COVID-19: What Communications Service Providers Need to Know – May 26, 2020
As the COVID-19 pandemic rapidly unfolds, the Federal Communications Commission (“FCC”) has been active to keep communications services available through various waivers, extensions, and other regulatory relief. Kelley Drye’s Communications Practice Group is tracking these actions and what they mean for communications service providers and their customers. CommLaw Monitor will provide regular updates to its analysis of the latest regulatory and legislative actions impacting your business and the communications industry. Click on the “COVID-19” blog category for previous updates.
If you have any urgent questions, please contact your usual Kelley Drye attorney or any member of the Communications Practice Group. For more information on other aspects of the federal and state response to the COVID-19 pandemic, as well as labor and employment and other issues, please visit Kelley Drye’s COVID-19 Response Resource Center.
FCC Approves Seventh Set of COVID-19 Telehealth Applications, Surpasses $50 Million in Funding
On May 20, 2020, the FCC’s Wireline Competition Bureau (“WCB”) approved 43 funding applications for the COVID-19 Telehealth Program. Under the latest funding round, $16.87 million in funding will go to health care providers across 20 states. This includes Children’s National Hospital, the first Washington, D.C. provider to receive funding. With this latest set of approvals, the FCC’s COVID-19 Telehealth Program has funded 132 health care providers in 33 states, plus D.C., for a total of just over $50 million in funding awarded.
Congress appropriated $200 million for the Program and the FCC continues to evaluate applications and distribute funding on a rolling basis. Providers therefore should take action now to assess their interest and ability to participate in the Program, if they have not already done so. On May 21, 2020, the senior counsel for the WCB’s Telecommunications Access Policy Division encouraged providers to apply as soon as possible. “Don’t let the perfect be the enemy of the good” he said. “Bureau staff will work with applicants and seek clarification as needed.”
FCC, FTC Demand More Gateway Providers Cut Off Robocallers to Stop Coronavirus-Related Scams
On May 20, 2020, the FCC demanded that service providers take action to stop coronavirus-related scam robocalls from bombarding American consumers. The agency warned a number of “gateway” communications providers allegedly facilitating COVID-19-related scam robocalls originating overseas that they must stop carrying these calls or face serious consequences. Specifically, if the providers do not take action to address the scam robocalls, the FCC will allow other providers to block all traffic from these gateway providers’ networks.
This is the second such action taken by the agencies, following a similar demand in in April, when three gateway providers stopped carrying COVID-19-related scam robocalls within 24 hours of receiving the warning. The FCC and FTC have been working closely with the Department of Justice on these efforts to stop scammers from reaching American consumers. The warning shows that the FCC, FTC, and other agencies plan to aggressively address consumer protection-related issues during the crisis and will target service providers in addition to the underlying scammers to resolve problems quickly.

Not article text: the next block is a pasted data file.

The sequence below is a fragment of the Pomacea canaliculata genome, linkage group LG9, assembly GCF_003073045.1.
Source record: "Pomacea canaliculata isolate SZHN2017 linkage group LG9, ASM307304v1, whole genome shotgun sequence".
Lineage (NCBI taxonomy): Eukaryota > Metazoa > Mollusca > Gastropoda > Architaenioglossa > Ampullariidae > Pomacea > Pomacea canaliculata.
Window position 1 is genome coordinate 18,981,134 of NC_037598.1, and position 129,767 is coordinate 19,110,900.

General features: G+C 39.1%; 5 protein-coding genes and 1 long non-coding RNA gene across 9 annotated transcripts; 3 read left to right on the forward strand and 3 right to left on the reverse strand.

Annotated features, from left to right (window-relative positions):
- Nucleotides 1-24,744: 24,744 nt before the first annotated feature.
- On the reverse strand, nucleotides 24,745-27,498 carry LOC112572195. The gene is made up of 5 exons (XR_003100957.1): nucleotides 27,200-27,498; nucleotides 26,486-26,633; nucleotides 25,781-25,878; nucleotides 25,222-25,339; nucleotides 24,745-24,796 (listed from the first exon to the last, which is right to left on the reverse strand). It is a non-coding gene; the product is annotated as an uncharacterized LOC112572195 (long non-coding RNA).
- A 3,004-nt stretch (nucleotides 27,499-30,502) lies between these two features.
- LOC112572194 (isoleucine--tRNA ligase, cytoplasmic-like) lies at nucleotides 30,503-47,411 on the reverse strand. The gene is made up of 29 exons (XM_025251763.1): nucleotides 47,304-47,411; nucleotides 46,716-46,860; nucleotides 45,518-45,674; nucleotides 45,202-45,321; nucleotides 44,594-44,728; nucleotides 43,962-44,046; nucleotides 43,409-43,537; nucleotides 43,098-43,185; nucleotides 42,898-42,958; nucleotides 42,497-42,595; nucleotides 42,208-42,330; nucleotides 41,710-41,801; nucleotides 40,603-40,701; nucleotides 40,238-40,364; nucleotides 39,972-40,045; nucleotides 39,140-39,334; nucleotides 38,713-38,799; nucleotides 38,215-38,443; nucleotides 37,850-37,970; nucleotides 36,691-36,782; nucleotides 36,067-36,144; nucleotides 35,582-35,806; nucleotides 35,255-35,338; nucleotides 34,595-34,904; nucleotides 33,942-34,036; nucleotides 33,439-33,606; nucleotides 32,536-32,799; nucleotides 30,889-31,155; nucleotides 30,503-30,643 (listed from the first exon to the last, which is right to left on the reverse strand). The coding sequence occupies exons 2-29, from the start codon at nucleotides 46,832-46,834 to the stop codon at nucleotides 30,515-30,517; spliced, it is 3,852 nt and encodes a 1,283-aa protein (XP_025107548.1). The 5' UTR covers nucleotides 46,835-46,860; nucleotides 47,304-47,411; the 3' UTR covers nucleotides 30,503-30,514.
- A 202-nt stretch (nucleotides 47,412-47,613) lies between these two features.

FCC and IMLS Partner to Keep Libraries and Communities Connected
On May 21, 2020, the FCC announced that it is partnering with the Institute of Museum and Library Services (“IMLS”) to promote use of $50 million in CARES Act funding to help address the digital divide. The CARES Act allocated $50 million in funding to IMLS, the primary source of federal funding for the nation’s museums and libraries, to enable these institutions, as well as organizations serving Tribal communities, to respond to the pandemic. This includes work to expand network access, purchase Internet accessible devices, and provide technical support services to communities. States and territories may use the funds to expand broadband access and prioritize their efforts to high-need communities. $15 million in funding will be awarded through grants to libraries and museums, as well as Tribes and organizations serving and representing Native Hawaiians. Applications are due June 12, 2020 with award announcements anticipated in August 2020.
As part of the FCC’s collaboration with IMLS, the FCC will publicize these CARES Act resources, help conduct outreach to libraries and organizations serving Tribal Communities, and provide information on broadband service providers that may be able to help. The agencies will also work together to ensure that libraries are aware that community use of Wi-Fi networks supported by the FCC’s E-Rate program is permitted during library closures.
Tags: Broadband, CARES Act, Children's National Hospital, Coronavirus, COVID-19, E-rate, FCC or Federal Communications Commission, FTC, gateway providers, health care providers, IMLS, pandemic, Robocalls, scam, Schools and Libraries Program, Telecommunications Access Policy Division, Telehealth, Tribal, Wi-fi, Wireline Competition Bureau